‘Work experience’ is a broad term. While it’s widely acknowledged as a must-have asset, every job-seeker should know that not every work experience is created equal.
Context matters – that is, a student’s field of study, types of employers and types of work experience collectively play a role in determining a student’s employability.
New research on this, focusing on the social sciences, sheds some light on the relationship between different work experiences and how favourable they are in the eyes of potential employers.
Scottish researchers investigated three aspects of work experience: type (internship or volunteer role), location (extra- or co-curricular) and duration (six months or two years).
Writing in The Conversation, researchers Amy Irwin and Gabi Lipan said: “We found that extracurricular activities were viewed more positively than co-curricular activities overall. Internships were viewed more positively for graduate level positions compared with volunteer experience. And duration did not have an impact on employability evaluations.”
The findings were based on their investigation of academic, employer and student assessment of a series of fictional CV samples of the same social science student with a 2:1 degree, only each one cites different work experience.
It also found that, contrary to previous research, different stakeholders did not hold different perceptions of work experience, ie. students, academics and employers gave similar assessments.
A university degree today is no longer confined to theory-based learning in the confines of the classroom, lecture hallor laboratory. Stints in real-world settings, where students spend time applying what they’ve studied in class, are now crucial components of every graduate’s résumé. Employers support these as a measure to bridge the ‘skills gap’, which refers to the theory that today’s graduates do not possess the skills that transform them into successful employees (this is largely a myth, as we have argued here).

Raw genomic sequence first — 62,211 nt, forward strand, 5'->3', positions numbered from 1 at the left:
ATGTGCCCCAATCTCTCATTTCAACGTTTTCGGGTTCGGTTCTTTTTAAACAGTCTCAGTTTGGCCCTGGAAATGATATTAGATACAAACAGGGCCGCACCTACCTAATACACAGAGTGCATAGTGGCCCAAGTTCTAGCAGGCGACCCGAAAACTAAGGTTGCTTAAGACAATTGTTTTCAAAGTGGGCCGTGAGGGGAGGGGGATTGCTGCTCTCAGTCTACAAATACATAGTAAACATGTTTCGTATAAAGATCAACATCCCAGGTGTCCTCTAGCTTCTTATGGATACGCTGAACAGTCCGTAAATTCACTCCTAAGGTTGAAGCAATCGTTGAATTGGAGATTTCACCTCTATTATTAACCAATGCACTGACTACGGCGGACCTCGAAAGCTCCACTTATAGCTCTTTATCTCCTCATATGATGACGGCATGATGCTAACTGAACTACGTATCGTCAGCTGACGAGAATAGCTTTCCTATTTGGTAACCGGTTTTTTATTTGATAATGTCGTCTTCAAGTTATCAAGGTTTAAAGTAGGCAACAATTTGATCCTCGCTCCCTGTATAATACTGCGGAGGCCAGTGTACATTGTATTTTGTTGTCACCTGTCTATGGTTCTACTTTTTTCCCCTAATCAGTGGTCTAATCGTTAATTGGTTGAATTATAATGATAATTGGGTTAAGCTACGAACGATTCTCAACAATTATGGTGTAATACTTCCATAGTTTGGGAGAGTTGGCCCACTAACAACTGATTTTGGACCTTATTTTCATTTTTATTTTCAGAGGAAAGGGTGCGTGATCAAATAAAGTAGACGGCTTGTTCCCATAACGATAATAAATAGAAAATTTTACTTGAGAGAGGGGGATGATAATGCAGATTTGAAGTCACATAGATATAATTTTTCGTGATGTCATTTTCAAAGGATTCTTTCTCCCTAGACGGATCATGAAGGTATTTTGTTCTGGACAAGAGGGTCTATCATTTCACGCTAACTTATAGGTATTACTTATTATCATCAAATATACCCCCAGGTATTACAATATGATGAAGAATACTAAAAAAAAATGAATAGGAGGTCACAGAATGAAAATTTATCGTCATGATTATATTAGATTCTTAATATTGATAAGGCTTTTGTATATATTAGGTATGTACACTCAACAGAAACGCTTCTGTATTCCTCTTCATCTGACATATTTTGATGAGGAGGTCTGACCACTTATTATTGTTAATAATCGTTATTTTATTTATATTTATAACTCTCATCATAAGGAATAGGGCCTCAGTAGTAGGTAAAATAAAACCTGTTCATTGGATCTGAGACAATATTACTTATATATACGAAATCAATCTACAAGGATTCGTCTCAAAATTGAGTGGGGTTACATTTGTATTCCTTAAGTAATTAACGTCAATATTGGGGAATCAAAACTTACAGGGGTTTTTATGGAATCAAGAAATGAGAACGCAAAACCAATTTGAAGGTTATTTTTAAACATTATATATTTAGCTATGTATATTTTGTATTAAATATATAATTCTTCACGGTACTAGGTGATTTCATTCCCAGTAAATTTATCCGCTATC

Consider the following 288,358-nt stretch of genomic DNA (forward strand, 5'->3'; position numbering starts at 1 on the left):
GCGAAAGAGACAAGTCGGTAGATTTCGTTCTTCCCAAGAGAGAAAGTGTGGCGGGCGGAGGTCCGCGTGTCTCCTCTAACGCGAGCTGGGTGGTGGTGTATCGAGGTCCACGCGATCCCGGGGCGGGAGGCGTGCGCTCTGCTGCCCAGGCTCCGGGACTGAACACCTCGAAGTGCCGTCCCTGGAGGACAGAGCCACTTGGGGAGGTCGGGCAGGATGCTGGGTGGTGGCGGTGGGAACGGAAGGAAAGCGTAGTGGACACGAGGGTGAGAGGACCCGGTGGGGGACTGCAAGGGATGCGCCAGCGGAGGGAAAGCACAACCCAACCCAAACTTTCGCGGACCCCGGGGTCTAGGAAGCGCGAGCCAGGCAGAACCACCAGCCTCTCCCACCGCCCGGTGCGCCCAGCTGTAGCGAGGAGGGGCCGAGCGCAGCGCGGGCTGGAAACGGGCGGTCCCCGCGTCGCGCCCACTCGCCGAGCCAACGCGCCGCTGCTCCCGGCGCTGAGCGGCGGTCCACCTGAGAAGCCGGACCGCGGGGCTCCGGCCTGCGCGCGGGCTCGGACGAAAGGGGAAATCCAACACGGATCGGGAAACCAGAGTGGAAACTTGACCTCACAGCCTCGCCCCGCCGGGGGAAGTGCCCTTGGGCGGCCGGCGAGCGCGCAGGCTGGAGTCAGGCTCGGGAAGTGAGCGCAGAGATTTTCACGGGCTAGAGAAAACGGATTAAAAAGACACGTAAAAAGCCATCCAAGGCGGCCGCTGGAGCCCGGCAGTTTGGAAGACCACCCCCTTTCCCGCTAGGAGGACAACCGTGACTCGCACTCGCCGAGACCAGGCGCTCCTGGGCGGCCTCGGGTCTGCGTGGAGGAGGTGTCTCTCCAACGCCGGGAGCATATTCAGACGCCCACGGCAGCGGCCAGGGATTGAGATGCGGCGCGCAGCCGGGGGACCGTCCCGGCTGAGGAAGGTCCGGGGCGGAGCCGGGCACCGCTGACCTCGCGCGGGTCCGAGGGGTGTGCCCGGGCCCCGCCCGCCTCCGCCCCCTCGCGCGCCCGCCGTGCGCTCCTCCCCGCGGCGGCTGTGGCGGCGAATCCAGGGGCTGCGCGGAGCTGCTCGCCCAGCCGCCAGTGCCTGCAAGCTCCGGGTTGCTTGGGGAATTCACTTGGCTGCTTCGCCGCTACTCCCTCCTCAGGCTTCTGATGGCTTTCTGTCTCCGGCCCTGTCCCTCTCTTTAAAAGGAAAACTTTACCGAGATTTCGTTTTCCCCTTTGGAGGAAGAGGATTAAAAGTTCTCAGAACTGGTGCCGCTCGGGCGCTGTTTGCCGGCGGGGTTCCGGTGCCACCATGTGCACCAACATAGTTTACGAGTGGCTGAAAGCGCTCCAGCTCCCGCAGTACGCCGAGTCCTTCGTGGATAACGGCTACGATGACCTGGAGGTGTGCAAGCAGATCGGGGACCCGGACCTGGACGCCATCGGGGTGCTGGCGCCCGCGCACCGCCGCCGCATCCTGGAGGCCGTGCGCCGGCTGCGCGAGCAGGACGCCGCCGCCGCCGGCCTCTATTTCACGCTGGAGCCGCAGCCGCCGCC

Nevertheless, the ‘skills gap’ myth persists. In a labour market saturated by more university graduates than ever before, work experience has emerged as a component to distinguish one job candidate from another. Universities are increasingly integrating work-based learning into their curricula, and it’s safe to say that almost every higher education institution today offers at least one option for this in one form or another, in pretty much every course.
In Australia, a new report has found that close to half a million university students took part in industry-led projects, fieldwork, practical simulations and work placements in 2017 – check out these great examples from Down Under. These career-preparation activities, known as work-integrated learning (WIL), are considered important by 91 percent of Australians, with one in three rating them as “extremely important” and a further one in three rating them as “very important”.
But with so many options on offer, authors behind this new study argue that their findings are important in helping the busy student choose the best option to pursue.
“Based on our results, it seems extracurricular activities that take place off campus are to be recommended above co-curricular activities. So it might be better to work as a project assistant for a charity than spend time as a class rep. Internships may also prove more useful than volunteering, though it should be noted that internships are generally more difficult to get hold of than volunteer position,” they advised.
“It’s also worth considering that a long term placement is not necessarily going to be better for your CV than a series of short term placements – so worry less about how long the role will last, and more about what the role involves,” they advise.